Shirotsugh doesn’t believe in the possibility of successful manned spaceflight any more than your average cadet in the Royal Space Force. (That is to say, he doesn’t believe it at all.) Not, that is, until he meets a girl – a religious street preacher in a ‘bad part of town’, who calls her nation to repentance for its sins of war and fratricide. Rîquinni Nonderaiko initially takes to Shirotsugh on account of the fact that her adorably-taciturn sister Manna, who for much of the film doesn’t talk, seems to like him. And when she hears what Shirotsugh does for a living, she is undisguisedly impressed – believing that perhaps spaceflight will bring the world to repentance and to peace. Shirotsugh, looking to get into Rîquinni’s pants, at once starts taking his duties in the Royal Space Force seriously. He begins to believe in his mission, and is selected – reluctantly – for the penultimate gamble of sending a man into space. However, his new gung-ho attitude instantly makes him a celebrity, a political football and a target. Much of the drama in the story revolves around Shirotsugh’s seduction by the Vernean romanticism of spaceflight, and the deadening cynicism of ministerial bickering and war that surround and engulf him – threatening both his life and the project he is embarking on.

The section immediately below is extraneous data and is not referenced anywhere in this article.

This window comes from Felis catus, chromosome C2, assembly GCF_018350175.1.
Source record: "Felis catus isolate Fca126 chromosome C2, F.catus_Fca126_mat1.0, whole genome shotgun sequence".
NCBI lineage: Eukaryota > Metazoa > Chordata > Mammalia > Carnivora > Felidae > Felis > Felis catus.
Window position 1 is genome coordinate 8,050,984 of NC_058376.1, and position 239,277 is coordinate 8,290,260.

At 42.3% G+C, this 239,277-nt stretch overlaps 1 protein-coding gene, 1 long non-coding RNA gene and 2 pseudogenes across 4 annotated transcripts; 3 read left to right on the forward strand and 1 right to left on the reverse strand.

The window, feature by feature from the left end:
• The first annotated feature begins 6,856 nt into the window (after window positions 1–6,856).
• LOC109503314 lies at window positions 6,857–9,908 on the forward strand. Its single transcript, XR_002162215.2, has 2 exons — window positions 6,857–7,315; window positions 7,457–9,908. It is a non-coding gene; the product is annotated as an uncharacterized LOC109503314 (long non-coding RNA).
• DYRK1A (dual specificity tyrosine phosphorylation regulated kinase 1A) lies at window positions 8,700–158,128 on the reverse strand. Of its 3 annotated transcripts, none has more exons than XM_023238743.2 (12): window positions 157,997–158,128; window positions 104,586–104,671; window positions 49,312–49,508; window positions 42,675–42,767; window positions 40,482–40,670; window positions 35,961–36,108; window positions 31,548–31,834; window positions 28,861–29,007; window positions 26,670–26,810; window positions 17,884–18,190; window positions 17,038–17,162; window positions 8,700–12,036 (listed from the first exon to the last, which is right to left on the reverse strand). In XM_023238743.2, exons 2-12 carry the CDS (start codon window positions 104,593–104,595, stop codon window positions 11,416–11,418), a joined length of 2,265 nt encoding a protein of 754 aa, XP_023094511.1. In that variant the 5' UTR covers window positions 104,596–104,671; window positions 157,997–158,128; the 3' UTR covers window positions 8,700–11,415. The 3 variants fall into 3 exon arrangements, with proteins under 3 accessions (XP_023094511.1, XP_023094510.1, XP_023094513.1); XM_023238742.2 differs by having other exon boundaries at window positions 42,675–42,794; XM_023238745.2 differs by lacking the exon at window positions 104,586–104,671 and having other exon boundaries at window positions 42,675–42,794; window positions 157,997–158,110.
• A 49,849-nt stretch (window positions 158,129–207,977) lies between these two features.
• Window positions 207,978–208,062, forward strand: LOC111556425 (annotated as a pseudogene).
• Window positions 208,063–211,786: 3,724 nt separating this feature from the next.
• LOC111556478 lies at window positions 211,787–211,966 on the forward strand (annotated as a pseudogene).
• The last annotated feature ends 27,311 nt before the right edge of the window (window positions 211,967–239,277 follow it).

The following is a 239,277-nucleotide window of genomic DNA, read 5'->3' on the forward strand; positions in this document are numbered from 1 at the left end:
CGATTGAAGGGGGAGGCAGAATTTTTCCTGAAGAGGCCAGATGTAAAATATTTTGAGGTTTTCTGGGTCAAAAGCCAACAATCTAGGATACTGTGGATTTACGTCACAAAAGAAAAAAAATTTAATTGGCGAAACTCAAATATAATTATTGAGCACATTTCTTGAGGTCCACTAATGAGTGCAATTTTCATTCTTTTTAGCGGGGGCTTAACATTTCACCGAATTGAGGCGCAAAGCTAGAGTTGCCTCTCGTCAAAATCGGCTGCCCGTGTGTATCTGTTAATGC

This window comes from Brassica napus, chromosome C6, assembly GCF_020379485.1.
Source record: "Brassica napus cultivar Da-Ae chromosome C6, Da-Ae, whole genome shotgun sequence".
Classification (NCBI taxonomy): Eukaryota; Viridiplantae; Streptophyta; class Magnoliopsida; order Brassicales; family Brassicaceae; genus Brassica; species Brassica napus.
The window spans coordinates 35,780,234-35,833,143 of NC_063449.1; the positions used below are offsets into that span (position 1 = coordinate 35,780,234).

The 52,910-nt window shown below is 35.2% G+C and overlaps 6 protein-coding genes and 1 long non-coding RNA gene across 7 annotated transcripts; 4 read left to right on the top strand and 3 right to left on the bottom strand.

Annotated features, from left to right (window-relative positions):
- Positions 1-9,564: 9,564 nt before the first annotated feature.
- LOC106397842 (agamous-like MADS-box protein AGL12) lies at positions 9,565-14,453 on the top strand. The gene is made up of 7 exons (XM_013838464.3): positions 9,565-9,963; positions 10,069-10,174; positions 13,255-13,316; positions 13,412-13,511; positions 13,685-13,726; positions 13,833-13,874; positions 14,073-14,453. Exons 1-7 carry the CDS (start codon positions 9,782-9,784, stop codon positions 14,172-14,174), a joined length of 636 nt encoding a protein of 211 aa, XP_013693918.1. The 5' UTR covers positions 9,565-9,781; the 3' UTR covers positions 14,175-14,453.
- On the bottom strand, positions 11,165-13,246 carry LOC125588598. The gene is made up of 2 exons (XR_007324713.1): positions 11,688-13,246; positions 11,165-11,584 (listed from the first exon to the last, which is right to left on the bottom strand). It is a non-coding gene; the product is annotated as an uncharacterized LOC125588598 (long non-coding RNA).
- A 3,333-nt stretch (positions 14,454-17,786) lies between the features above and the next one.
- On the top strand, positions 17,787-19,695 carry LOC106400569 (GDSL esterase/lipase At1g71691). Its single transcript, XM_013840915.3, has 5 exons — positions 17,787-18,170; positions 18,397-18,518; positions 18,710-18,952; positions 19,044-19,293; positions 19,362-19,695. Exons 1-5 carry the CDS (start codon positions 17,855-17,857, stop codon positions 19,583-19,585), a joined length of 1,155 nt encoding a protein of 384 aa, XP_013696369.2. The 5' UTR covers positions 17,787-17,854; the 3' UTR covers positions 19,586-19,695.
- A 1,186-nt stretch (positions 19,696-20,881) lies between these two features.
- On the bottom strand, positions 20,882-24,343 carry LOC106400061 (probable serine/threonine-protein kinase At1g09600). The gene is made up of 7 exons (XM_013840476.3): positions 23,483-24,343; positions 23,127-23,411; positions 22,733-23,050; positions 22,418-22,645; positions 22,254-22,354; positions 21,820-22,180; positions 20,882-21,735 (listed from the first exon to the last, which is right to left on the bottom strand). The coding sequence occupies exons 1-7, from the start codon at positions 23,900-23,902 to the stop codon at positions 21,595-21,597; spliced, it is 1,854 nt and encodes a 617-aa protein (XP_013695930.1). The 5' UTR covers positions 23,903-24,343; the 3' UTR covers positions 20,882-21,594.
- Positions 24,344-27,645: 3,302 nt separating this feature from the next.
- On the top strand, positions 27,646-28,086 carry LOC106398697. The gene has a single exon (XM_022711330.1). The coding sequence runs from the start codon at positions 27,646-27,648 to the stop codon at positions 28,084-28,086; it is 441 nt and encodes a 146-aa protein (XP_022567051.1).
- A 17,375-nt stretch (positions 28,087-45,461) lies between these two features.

If love, politics and war are the broad main themes of Royal Space Force, what makes it so impressive as a film is, as mentioned above, how it draws attention to the details of its world. It’s rather incredible, actually, how the entirety of Honnêamise’s world was built up from the (practically literal) nuts and bolts: the quasi-Asian architectural flourishes, the tripodal soup bowls which recall Chinese antiquity, the triangular-headed wooden spoons, the elongate knife- or obol-styled coinage, the feathers and headgear on the red-and-blue formal wear of the Space Force. And then there is the ‘alternative path’ of modernisation we get to see. It’s seemingly a world in which industrialisation occurred – complete with homelessness, exploitation and war, it seems – but without the cultural influence of a European ‘West’. Even the digit indicators use their own numerical system. Everything from the dress, to the card games and entertainments in the seedy nightclub districts, to the outlines of the buildings in rural communities or transportation depots or marketplaces, seems to promise ‘another path’: a kind of ‘might have been’ if a nation like China or India had managed to industrialise before the West. At certain points Royal Space Force brings the viewer near to the point of full-on sensory overload with all of this wealth of background detail. But it’s worth it in many ways to see how much effort went into this world-building.